Gulf War soldier takes on MoD over vaccines
A soldier has won legal aid in his fight to find out what the Ministry of Defence knew of the health risks of the vaccinations given to troops ahead of the first Gulf War.
He is one of a number of service personnel who have subsequently become ill and believe the toxicity of the inoculations may have been a factor.
The Ministry of Defence said all the key facts about the vaccination programme had already been published.
They denied there was any cover-up.
The first Gulf War started after Iraqi troops invaded neighbouring Kuwait in August 1990.
The inoculations were used to counter the effects of anthrax and the plague which military planners believed Saddam Hussein's forces could use against coalition forces.
However, shortly after the end of hostilities, reports began to emerge in the US and UK of troops becoming ill.
US researchers from the Research Advisory Committee on Gulf War Veterans' Illnesses, who have looked at the experience of US and British veterans, believe as many as one in three are now reporting ill health.
Despite numerous research studies, scientists have failed to pinpoint the cause of what has become known as either Gulf War syndrome or Gulf War illness.
Some doctors say exposure to toxic substances in the Gulf may have altered some troops' body chemistry, but a number of troops believe the inoculations they received may be to blame.
The legal action against the MoD is being brought by Alex Izett, a former member of the Royal Engineers.
Although Mr Izett was inoculated, he was never deployed, so he was never exposed to the wider chemical hazards that existed in the war zone.
'Numb and weak'
In a witness statement, he recalled the vaccination procedure, saying: "We all lined up and were given a number of vaccinations, passing from one table to the next like being on a production line. I thought at the time that I was up to date with my vaccinations and I could not think what I had missed.
"I remember asking one of the medics who was giving the inoculations what they were and what was in them. I was told I didn't need to know," he said.
The MoD has already acknowledged that the combinations used were not licensed.
Mr Izett became ill shortly after getting the vaccinations.
"Parts of my body began to go numb and would become weak," he said.
But it was not until a year later that his health deteriorated rapidly.
"I started getting severe pains in my back and hips… and I had lost all strength through my body and was in constant pain".
Mr Izett was subsequently diagnosed with auto-immune induced osteoporosis, aged only 25.
"To say that I was shocked is an understatement. I was devastated... I thought osteoporosis was for old people, not young men."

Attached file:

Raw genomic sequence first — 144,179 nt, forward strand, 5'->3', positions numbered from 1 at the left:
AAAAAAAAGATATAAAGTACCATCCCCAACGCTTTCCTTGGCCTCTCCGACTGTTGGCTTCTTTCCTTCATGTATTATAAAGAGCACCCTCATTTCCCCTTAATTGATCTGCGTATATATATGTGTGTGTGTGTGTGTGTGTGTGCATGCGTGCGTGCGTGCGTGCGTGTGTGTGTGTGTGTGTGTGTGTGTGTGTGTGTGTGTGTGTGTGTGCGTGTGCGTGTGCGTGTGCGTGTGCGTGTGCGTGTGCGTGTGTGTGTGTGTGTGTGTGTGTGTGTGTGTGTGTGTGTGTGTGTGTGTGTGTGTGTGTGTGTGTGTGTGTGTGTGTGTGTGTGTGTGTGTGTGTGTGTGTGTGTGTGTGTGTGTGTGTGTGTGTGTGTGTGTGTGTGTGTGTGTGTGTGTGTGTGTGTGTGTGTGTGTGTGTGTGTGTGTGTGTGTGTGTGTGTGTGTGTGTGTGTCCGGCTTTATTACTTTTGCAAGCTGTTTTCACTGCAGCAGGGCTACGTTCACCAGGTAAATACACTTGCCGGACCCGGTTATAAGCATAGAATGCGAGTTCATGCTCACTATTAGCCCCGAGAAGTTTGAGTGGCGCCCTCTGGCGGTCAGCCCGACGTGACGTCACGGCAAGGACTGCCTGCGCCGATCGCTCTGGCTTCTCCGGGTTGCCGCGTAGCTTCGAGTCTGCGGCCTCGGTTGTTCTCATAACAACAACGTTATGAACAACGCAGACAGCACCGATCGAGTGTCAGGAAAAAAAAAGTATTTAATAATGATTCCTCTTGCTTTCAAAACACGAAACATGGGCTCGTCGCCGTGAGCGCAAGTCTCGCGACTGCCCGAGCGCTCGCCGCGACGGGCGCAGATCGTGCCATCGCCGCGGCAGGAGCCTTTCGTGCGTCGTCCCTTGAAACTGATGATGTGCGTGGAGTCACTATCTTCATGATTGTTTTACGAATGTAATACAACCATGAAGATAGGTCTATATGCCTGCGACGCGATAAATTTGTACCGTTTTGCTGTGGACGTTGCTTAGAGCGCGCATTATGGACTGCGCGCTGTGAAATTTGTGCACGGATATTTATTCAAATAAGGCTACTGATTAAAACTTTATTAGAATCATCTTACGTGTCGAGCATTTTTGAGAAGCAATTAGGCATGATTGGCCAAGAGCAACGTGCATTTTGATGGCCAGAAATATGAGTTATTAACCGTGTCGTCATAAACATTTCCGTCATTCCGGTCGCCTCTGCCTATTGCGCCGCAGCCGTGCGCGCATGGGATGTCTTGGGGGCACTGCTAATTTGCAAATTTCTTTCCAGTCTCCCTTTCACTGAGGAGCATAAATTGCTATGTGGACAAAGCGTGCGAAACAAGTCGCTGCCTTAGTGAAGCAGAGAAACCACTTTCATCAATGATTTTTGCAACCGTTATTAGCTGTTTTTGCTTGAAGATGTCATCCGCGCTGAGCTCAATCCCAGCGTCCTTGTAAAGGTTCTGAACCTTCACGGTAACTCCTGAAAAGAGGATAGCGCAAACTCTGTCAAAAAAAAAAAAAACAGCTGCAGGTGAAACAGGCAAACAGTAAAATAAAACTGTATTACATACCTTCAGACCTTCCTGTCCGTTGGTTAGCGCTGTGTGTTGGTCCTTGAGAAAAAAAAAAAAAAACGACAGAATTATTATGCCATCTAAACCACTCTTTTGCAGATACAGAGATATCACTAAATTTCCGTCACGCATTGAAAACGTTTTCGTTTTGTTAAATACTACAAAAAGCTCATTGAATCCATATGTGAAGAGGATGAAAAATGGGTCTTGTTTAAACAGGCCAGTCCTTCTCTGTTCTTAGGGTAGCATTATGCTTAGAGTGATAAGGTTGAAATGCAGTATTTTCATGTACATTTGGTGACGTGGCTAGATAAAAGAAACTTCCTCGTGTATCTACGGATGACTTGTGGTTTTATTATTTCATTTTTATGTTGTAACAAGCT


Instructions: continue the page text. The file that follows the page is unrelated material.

"I remember ringing my parents during the weekend and just breaking down in floods of tears. I felt like my future had been taken from me," he said.
The legal aid certificate granted to Mr Izett's legal team allows him to prepare a case to argue for disclosure of documents that the MoD had detailing the health risks posed by the inoculations.
A number of previously confidential documents have over the years been released into the public domain. One from the National Institute for Biological Standards and Control - written in December 1990 - warned of possible dangers of combining some of the vaccines.
"When each of the two vaccines were tested alone they were not associated with an unusual degree of toxicity. However, when combined there was evidence of severe loss of condition (or a deterioration of general visible health) and weight loss in animals," said the letter.
"I would emphasise that these findings are preliminary but they do suggest that if used in man as a combined preparation, an enhanced degree of reactagencity (the degree to which adverse reactions are present) could occur.
Phil Shiner, the lawyer acting for Mr Izett, said: "There are major question marks over the vaccines. These documents that I've seen raise a lot of pressing questions that require answers.
"There clearly are a lot of other documents which require to be disclosed by the MoD."
A spokesman for the MoD said: "We are indebted to all those who served our country in the Gulf Wars and in recognition of this we have full and comprehensive compensation schemes in place for anyone who was injured or fell ill as a result of their service.
"All documents relating to these allegations have been in the public domain for many years."
He said the MoD has repeatedly asked for evidence from people who say the Ministry is covering up information. To date, there had been nothing to support these "unfounded allegations".